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Legislative Assembly for the ACT: 2001 Week 2 Hansard (1 March) . . Page.. 441 ..

Thursday, 1 March 2001

The Assembly met at 10.30 am.

(Quorum formed.)

MR SPEAKER (Mr Cornwell) took the chair and asked members to stand in silence and pray or reflect on their responsibilities to the people of the Australian Capital Territory.

Government Procurement Bill 2001

Mr Humphries, pursuant to notice, presented the bill and its explanatory memorandum.

Title read by Clerk.

MR HUMPHRIES (Chief Minister, Minister for Community Affairs and Treasurer) (10.31): I move:

That this bill be agreed to in principle.

I present to the Assembly an important bill which is integral to the government's program of procurement reform in the ACT public service. The bill will create the Government Procurement Board, which will develop, implement and review policies and practices for the procurement of goods, services and works by territory entities.

One of the board's key responsibilities will be the establishment of a procurement accreditation system which will govern purchasing activities and ensure that only officers with accredited skills and competencies perform major procurement activities, in accordance with agreed procedures.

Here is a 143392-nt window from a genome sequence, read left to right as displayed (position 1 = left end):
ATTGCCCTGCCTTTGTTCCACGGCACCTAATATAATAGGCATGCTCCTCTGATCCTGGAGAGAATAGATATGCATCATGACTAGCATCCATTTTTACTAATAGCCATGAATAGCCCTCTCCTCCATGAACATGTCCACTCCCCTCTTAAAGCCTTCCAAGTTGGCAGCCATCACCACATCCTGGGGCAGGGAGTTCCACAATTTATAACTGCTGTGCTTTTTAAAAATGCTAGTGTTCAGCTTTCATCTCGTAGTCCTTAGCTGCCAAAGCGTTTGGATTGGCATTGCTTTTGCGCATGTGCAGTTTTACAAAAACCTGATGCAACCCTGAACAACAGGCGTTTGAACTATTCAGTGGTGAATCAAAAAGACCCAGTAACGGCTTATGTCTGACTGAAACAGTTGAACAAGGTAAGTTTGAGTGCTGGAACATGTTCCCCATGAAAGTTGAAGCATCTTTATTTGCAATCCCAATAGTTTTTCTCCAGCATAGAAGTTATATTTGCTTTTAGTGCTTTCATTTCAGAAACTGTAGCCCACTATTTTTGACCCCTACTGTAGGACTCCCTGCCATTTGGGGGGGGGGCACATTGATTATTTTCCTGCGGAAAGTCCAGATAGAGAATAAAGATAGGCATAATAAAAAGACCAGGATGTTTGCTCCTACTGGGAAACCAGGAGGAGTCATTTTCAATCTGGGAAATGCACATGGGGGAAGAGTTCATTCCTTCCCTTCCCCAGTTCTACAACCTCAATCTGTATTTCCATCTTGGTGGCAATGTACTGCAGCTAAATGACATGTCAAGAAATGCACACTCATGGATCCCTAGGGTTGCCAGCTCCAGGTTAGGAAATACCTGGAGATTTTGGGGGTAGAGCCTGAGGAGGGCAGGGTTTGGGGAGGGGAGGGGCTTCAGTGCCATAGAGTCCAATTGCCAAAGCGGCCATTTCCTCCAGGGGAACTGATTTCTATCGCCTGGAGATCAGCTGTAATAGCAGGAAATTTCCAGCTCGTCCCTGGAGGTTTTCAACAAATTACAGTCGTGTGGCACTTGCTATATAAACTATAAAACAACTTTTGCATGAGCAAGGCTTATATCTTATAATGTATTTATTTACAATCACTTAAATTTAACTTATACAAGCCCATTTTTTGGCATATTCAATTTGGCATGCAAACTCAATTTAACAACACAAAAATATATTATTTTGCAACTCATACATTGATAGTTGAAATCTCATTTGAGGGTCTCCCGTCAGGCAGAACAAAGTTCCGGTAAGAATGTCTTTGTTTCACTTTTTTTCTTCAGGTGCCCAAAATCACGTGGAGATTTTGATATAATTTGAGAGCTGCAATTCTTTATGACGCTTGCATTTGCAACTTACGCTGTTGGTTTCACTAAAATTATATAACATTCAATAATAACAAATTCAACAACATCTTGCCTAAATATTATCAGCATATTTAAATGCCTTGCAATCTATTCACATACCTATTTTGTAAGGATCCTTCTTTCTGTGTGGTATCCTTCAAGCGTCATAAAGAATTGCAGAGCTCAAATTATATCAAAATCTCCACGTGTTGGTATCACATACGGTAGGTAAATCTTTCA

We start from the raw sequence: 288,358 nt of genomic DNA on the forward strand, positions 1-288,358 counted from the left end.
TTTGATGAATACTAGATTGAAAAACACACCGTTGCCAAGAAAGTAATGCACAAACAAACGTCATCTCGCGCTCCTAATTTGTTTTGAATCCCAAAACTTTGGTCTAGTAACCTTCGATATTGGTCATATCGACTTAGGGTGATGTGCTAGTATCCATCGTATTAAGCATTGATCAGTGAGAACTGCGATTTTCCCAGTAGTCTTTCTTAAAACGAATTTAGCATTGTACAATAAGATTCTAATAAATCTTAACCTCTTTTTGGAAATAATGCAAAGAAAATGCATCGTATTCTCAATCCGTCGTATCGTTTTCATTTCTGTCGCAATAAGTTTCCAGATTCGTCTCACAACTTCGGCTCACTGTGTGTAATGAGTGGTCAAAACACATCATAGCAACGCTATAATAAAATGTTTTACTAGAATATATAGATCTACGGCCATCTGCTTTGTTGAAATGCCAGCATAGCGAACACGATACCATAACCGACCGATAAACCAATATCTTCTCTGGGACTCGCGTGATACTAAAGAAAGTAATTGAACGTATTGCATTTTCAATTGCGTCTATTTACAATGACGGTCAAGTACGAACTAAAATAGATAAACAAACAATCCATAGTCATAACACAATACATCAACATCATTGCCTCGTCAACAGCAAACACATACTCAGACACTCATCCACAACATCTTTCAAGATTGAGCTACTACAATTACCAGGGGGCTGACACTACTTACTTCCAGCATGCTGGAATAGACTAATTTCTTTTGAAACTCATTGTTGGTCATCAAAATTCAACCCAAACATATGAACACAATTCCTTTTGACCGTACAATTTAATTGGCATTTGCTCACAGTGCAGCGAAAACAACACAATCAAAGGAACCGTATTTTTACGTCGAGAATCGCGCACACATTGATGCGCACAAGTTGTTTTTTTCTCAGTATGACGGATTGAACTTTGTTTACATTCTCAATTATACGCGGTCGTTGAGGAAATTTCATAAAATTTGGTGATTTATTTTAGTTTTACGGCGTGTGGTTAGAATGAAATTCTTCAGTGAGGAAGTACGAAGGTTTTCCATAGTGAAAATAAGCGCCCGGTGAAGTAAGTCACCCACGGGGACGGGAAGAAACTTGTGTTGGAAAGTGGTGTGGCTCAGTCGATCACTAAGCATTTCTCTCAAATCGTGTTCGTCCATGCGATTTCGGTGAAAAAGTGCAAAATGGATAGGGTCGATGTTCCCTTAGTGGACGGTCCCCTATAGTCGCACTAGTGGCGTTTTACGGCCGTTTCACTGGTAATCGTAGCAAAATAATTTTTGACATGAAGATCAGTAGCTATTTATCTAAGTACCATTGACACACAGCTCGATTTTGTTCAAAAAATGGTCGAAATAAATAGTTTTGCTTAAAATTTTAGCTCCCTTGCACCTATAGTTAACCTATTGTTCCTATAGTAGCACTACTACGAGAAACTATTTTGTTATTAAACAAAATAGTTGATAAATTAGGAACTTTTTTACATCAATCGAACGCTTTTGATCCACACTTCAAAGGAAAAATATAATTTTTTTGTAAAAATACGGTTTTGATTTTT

Through its advisory role to the government and government agencies, the board will ensure the ongoing improvement of procurement practices and purchasing skills in government agencies. The board will develop and issue procurement guidelines, and monitor the key purchasing activities of territory entities. Procurement guidelines will be issued as disallowable instruments under this legislation. The status of the guidelines, previously considered to be discretionary, will be enhanced by their issue as disallowable instruments with compliance mandated.

Initially, the board will focus on commercial procurement activities by the main government departments. Regulations will be developed at a later stage to extend the coverage to territory-owned corporations, statutory authorities and government business enterprises, as appropriate. Similarly, service agreements with public organisations and non-profit organisations may be covered by guidelines issued by the board at a later stage.

Importantly, the board's central functions will not detract from the accountability of chief executives. The board will set the overall and consistent standards for procurement activities and provide advice to chief executives, but will not have executive power to enter contracts, nor to prevent agencies from entering contracts.

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